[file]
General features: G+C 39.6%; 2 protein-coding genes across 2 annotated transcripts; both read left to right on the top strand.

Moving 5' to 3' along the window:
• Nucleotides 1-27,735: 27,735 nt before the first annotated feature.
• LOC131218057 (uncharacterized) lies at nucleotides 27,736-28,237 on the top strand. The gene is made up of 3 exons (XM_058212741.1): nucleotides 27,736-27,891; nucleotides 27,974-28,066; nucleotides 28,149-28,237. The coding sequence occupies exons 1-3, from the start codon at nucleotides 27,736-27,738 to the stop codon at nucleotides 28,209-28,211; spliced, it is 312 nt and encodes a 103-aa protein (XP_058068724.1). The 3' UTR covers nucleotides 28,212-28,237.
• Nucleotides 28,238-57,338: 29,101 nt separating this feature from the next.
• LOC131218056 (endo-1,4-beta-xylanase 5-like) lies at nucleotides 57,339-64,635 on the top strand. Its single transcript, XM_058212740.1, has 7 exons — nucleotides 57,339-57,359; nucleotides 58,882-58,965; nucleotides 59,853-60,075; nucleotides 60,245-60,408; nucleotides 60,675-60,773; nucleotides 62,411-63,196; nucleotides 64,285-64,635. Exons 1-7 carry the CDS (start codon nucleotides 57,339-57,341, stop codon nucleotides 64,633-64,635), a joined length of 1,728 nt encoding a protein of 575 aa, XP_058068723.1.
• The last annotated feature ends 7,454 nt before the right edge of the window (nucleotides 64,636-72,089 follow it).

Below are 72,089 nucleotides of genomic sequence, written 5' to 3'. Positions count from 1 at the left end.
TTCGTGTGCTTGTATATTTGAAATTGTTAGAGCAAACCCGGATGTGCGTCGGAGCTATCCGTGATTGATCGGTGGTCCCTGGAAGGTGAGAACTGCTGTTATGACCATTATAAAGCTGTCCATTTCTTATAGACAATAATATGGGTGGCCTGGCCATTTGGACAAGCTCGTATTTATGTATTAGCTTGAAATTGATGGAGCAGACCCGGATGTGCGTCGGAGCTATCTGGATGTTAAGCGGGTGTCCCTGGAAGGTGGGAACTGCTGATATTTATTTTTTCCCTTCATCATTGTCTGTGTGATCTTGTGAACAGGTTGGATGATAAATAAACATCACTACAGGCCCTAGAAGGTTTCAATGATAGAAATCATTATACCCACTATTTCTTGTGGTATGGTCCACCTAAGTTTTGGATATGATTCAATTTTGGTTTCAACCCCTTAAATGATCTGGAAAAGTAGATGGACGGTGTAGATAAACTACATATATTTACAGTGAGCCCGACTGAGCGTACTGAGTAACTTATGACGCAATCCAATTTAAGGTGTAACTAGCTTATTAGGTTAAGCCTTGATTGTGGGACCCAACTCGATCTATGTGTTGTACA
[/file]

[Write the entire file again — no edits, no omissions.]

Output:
General features: G+C 39.6%; 2 protein-coding genes across 2 annotated transcripts; both read left to right on the top strand.

Moving 5' to 3' along the window:
• Nucleotides 1-27,735: 27,735 nt before the first annotated feature.
• LOC131218057 (uncharacterized) lies at nucleotides 27,736-28,237 on the top strand. The gene is made up of 3 exons (XM_058212741.1): nucleotides 27,736-27,891; nucleotides 27,974-28,066; nucleotides 28,149-28,237. The coding sequence occupies exons 1-3, from the start codon at nucleotides 27,736-27,738 to the stop codon at nucleotides 28,209-28,211; spliced, it is 312 nt and encodes a 103-aa protein (XP_058068724.1). The 3' UTR covers nucleotides 28,212-28,237.
• Nucleotides 28,238-57,338: 29,101 nt separating this feature from the next.
• LOC131218056 (endo-1,4-beta-xylanase 5-like) lies at nucleotides 57,339-64,635 on the top strand. Its single transcript, XM_058212740.1, has 7 exons — nucleotides 57,339-57,359; nucleotides 58,882-58,965; nucleotides 59,853-60,075; nucleotides 60,245-60,408; nucleotides 60,675-60,773; nucleotides 62,411-63,196; nucleotides 64,285-64,635. Exons 1-7 carry the CDS (start codon nucleotides 57,339-57,341, stop codon nucleotides 64,633-64,635), a joined length of 1,728 nt encoding a protein of 575 aa, XP_058068723.1.
• The last annotated feature ends 7,454 nt before the right edge of the window (nucleotides 64,636-72,089 follow it).

Below are 72,089 nucleotides of genomic sequence, written 5' to 3'. Positions count from 1 at the left end.
TTCGTGTGCTTGTATATTTGAAATTGTTAGAGCAAACCCGGATGTGCGTCGGAGCTATCCGTGATTGATCGGTGGTCCCTGGAAGGTGAGAACTGCTGTTATGACCATTATAAAGCTGTCCATTTCTTATAGACAATAATATGGGTGGCCTGGCCATTTGGACAAGCTCGTATTTATGTATTAGCTTGAAATTGATGGAGCAGACCCGGATGTGCGTCGGAGCTATCTGGATGTTAAGCGGGTGTCCCTGGAAGGTGGGAACTGCTGATATTTATTTTTTCCCTTCATCATTGTCTGTGTGATCTTGTGAACAGGTTGGATGATAAATAAACATCACTACAGGCCCTAGAAGGTTTCAATGATAGAAATCATTATACCCACTATTTCTTGTGGTATGGTCCACCTAAGTTTTGGATATGATTCAATTTTGGTTTCAACCCCTTAAATGATCTGGAAAAGTAGATGGACGGTGTAGATAAACTACATATATTTACAGTGAGCCCGACTGAGCGTACTGAGTAACTTATGACGCAATCCAATTTAAGGTGTAACTAGCTTATTAGGTTAAGCCTTGATTGTGGGACCCAACTCGATCTATGTGTTGTACA